human resources

Job Abandonment and Employee Termination

Even if an employee fails to show up for work, it may still not be considered job abandonment, depending on how the company has handled similar situations

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When an employee stops showing up for work, it may be considered "job abandonment." But is the employer always justified in terminating the employee?

Job abandonment scenario

When Mary was first hired two months ago as a janitor for a cleaning services company, she was verbally instructed to begin work at 9 a.m. As she became comfortable in her new position, Mary casually started arriving later and later to begin her shift but would clock in and out dutifully upon arrival and before leaving for the day. Over the past two weeks, Mary has been regularly late, several times after 11 a.m., and has no-showed twice.

At first, Mary’s boss wanted to be flexible and understanding, assuming she was attending to family matters that required her to arrive late. However, after the second no-show, Mary’s boss left her a voicemail message saying she had voluntarily quit for job abandonment and needed Mary to turn in her access badge immediately.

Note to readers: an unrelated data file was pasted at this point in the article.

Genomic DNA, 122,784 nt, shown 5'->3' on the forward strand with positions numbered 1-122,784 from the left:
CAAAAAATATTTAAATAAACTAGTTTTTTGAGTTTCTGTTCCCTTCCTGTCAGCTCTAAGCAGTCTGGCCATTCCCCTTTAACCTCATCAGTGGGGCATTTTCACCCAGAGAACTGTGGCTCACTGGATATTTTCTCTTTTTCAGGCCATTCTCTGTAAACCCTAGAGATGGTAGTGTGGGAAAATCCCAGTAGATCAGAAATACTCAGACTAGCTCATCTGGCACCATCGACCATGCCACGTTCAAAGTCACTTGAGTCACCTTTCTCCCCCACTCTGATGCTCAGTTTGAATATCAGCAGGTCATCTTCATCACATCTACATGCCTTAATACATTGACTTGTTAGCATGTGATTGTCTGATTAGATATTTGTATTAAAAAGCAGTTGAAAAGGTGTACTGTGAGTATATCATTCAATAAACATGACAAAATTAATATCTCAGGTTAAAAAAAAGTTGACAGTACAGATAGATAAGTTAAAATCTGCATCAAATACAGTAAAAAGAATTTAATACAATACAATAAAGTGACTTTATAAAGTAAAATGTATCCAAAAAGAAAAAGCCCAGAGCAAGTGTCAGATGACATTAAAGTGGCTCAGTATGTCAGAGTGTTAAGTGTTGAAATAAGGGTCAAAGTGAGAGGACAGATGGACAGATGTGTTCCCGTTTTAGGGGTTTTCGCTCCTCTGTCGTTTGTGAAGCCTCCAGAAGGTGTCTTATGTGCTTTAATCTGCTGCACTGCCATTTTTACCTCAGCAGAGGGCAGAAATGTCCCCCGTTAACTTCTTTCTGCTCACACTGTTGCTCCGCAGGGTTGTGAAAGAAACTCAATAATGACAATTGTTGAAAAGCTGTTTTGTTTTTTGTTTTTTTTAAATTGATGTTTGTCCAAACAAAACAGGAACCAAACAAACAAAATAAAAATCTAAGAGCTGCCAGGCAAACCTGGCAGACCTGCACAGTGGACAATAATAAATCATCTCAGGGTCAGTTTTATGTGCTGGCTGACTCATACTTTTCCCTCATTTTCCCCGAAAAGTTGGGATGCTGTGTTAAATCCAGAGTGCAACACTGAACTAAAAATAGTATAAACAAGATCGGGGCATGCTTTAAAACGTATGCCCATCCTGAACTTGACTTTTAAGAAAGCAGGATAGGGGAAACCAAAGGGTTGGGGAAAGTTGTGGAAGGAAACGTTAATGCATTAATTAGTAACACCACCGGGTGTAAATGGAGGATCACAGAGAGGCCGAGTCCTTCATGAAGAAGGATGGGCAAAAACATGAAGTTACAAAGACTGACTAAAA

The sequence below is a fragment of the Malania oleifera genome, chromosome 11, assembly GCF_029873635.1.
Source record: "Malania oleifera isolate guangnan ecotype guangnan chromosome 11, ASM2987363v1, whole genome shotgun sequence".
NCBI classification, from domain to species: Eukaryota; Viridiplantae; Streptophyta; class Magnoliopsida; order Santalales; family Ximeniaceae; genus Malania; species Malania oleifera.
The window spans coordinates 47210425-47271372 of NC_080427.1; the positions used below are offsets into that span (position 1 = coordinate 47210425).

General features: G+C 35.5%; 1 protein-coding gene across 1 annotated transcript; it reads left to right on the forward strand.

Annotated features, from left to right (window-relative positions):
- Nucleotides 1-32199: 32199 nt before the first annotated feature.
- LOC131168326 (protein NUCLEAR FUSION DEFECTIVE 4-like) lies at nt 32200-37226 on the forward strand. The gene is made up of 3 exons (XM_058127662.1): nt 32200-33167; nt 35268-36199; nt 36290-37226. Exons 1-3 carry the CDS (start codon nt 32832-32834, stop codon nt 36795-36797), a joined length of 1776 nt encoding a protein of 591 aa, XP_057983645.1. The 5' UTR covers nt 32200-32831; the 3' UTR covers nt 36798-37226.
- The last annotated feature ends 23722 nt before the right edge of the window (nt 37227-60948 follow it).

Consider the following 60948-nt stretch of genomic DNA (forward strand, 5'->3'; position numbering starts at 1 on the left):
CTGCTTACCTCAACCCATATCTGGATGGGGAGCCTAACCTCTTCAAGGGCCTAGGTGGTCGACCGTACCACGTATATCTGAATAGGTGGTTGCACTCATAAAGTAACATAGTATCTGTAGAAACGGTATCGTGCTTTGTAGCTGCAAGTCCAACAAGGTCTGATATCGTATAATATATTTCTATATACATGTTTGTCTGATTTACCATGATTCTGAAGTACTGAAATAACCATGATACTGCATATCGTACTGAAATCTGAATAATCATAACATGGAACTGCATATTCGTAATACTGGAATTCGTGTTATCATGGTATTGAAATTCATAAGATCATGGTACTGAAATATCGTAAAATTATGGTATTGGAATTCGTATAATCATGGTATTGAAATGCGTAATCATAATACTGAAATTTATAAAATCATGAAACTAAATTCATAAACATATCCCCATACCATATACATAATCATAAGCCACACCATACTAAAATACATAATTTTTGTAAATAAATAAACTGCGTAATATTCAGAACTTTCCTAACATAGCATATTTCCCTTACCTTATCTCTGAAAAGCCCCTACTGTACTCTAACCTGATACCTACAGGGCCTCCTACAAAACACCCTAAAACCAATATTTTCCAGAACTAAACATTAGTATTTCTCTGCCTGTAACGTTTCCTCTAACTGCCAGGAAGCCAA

Mary has now filed for unemployment. Will the employer be able to fight (and win) her unemployment insurance claim?

Answer: No.

Company policy and job abandonment

Job abandonment or "no-call, no-show" occurs when an employee has no intention of returning to work and has not notified her supervisor of her intention to quit. Because there is no legal definition, company policy and practices establish what is and isn’t considered job abandonment.

In Mary’s situation, she began casually arriving late to work with no reprimands or warnings. Because Mary’s boss did not enforce the established work time of 9 a.m. or follow-up with Mary regarding her tardiness, Mary will qualify for unemployment benefits, even after not showing up to work twice, because of the apparent flexibility with her work schedule.

How to avoid situations leading up to job abandonment

To avoid any misunderstanding, an employer should:

  • Establish clear company guidelines about “no-call, no-shows.”
  • Communicate with the employee to learn about the situation if the employee misses work without contacting their supervisor.
  • Provide corrective action the first time there’s an infraction to company policy.
  • Document any form of corrective action, whether it be verbal or written warnings.
  • Follow-up with the employee to ensure a clear understanding of appropriate behavior.
  • If a similar situation has occurred in the past, learn what precedence was set. In the event you want to change the previously-set standard, consult with one of the Stratus HR experts to cautiously proceed.

For more information on this or other sticky HR situations, please contact your certified HR expert. Not a current Stratus HR client? Book a free consultation today and our team will contact you shortly.

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6 Things to Consider before You Fire an Employee

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